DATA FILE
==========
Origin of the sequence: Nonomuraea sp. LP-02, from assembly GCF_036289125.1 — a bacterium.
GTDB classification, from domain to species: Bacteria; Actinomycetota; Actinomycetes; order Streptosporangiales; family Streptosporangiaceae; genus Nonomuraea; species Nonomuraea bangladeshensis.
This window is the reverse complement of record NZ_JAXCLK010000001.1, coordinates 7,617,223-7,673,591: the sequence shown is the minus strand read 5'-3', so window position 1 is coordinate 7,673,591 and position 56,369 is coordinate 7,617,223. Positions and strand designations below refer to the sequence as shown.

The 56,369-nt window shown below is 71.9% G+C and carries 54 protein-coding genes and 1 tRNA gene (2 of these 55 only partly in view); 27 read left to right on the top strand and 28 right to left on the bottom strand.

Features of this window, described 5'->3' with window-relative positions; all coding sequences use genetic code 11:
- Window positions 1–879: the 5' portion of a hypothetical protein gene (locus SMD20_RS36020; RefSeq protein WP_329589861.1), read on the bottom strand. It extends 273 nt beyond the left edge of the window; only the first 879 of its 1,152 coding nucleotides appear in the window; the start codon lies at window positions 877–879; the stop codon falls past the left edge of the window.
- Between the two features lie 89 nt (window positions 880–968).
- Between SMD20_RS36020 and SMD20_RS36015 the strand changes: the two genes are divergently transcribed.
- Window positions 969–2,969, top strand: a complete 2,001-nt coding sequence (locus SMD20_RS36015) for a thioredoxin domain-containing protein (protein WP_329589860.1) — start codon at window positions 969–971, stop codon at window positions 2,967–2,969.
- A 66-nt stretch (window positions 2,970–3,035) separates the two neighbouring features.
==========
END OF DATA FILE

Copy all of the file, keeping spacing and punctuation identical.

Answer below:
Origin of the sequence: Nonomuraea sp. LP-02, from assembly GCF_036289125.1 — a bacterium.
GTDB classification, from domain to species: Bacteria; Actinomycetota; Actinomycetes; order Streptosporangiales; family Streptosporangiaceae; genus Nonomuraea; species Nonomuraea bangladeshensis.
This window is the reverse complement of record NZ_JAXCLK010000001.1, coordinates 7,617,223-7,673,591: the sequence shown is the minus strand read 5'-3', so window position 1 is coordinate 7,673,591 and position 56,369 is coordinate 7,617,223. Positions and strand designations below refer to the sequence as shown.

The 56,369-nt window shown below is 71.9% G+C and carries 54 protein-coding genes and 1 tRNA gene (2 of these 55 only partly in view); 27 read left to right on the top strand and 28 right to left on the bottom strand.

Features of this window, described 5'->3' with window-relative positions; all coding sequences use genetic code 11:
- Window positions 1–879: the 5' portion of a hypothetical protein gene (locus SMD20_RS36020; RefSeq protein WP_329589861.1), read on the bottom strand. It extends 273 nt beyond the left edge of the window; only the first 879 of its 1,152 coding nucleotides appear in the window; the start codon lies at window positions 877–879; the stop codon falls past the left edge of the window.
- Between the two features lie 89 nt (window positions 880–968).
- Between SMD20_RS36020 and SMD20_RS36015 the strand changes: the two genes are divergently transcribed.
- Window positions 969–2,969, top strand: a complete 2,001-nt coding sequence (locus SMD20_RS36015) for a thioredoxin domain-containing protein (protein WP_329589860.1) — start codon at window positions 969–971, stop codon at window positions 2,967–2,969.
- A 66-nt stretch (window positions 2,970–3,035) separates the two neighbouring features.